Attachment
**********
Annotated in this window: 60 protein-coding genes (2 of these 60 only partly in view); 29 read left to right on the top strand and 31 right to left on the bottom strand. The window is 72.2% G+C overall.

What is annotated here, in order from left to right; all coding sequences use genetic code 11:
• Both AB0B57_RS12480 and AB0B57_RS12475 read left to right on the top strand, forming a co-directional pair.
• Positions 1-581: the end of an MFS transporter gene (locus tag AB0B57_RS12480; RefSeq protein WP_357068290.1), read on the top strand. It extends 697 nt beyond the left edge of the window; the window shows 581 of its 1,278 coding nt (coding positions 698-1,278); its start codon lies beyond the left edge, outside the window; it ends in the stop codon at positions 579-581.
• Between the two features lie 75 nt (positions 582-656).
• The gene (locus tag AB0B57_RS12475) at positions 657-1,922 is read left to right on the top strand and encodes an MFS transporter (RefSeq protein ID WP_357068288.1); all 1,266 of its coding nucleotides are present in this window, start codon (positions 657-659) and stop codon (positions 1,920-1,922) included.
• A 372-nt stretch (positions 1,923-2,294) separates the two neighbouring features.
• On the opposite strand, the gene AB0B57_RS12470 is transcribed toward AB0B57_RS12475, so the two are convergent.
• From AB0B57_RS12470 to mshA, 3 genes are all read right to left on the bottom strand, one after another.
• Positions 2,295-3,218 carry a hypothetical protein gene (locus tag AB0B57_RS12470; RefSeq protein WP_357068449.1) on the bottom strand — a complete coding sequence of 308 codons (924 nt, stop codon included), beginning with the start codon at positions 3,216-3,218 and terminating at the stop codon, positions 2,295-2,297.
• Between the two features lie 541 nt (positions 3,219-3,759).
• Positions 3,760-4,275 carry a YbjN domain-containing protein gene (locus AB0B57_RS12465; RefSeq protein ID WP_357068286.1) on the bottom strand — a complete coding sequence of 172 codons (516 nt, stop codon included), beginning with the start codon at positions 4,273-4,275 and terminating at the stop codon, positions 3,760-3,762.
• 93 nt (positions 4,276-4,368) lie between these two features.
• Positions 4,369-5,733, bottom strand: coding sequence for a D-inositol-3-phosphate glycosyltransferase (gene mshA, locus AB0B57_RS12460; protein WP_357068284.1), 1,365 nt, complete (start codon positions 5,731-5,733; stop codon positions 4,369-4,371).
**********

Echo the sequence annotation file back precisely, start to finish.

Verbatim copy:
Annotated in this window: 60 protein-coding genes (2 of these 60 only partly in view); 29 read left to right on the top strand and 31 right to left on the bottom strand. The window is 72.2% G+C overall.

What is annotated here, in order from left to right; all coding sequences use genetic code 11:
• Both AB0B57_RS12480 and AB0B57_RS12475 read left to right on the top strand, forming a co-directional pair.
• Positions 1-581: the end of an MFS transporter gene (locus tag AB0B57_RS12480; RefSeq protein WP_357068290.1), read on the top strand. It extends 697 nt beyond the left edge of the window; the window shows 581 of its 1,278 coding nt (coding positions 698-1,278); its start codon lies beyond the left edge, outside the window; it ends in the stop codon at positions 579-581.
• Between the two features lie 75 nt (positions 582-656).
• The gene (locus tag AB0B57_RS12475) at positions 657-1,922 is read left to right on the top strand and encodes an MFS transporter (RefSeq protein ID WP_357068288.1); all 1,266 of its coding nucleotides are present in this window, start codon (positions 657-659) and stop codon (positions 1,920-1,922) included.
• A 372-nt stretch (positions 1,923-2,294) separates the two neighbouring features.
• On the opposite strand, the gene AB0B57_RS12470 is transcribed toward AB0B57_RS12475, so the two are convergent.
• From AB0B57_RS12470 to mshA, 3 genes are all read right to left on the bottom strand, one after another.
• Positions 2,295-3,218 carry a hypothetical protein gene (locus tag AB0B57_RS12470; RefSeq protein WP_357068449.1) on the bottom strand — a complete coding sequence of 308 codons (924 nt, stop codon included), beginning with the start codon at positions 3,216-3,218 and terminating at the stop codon, positions 2,295-2,297.
• Between the two features lie 541 nt (positions 3,219-3,759).
• Positions 3,760-4,275 carry a YbjN domain-containing protein gene (locus AB0B57_RS12465; RefSeq protein ID WP_357068286.1) on the bottom strand — a complete coding sequence of 172 codons (516 nt, stop codon included), beginning with the start codon at positions 4,273-4,275 and terminating at the stop codon, positions 3,760-3,762.
• 93 nt (positions 4,276-4,368) lie between these two features.
• Positions 4,369-5,733, bottom strand: coding sequence for a D-inositol-3-phosphate glycosyltransferase (gene mshA, locus AB0B57_RS12460; protein WP_357068284.1), 1,365 nt, complete (start codon positions 5,731-5,733; stop codon positions 4,369-4,371).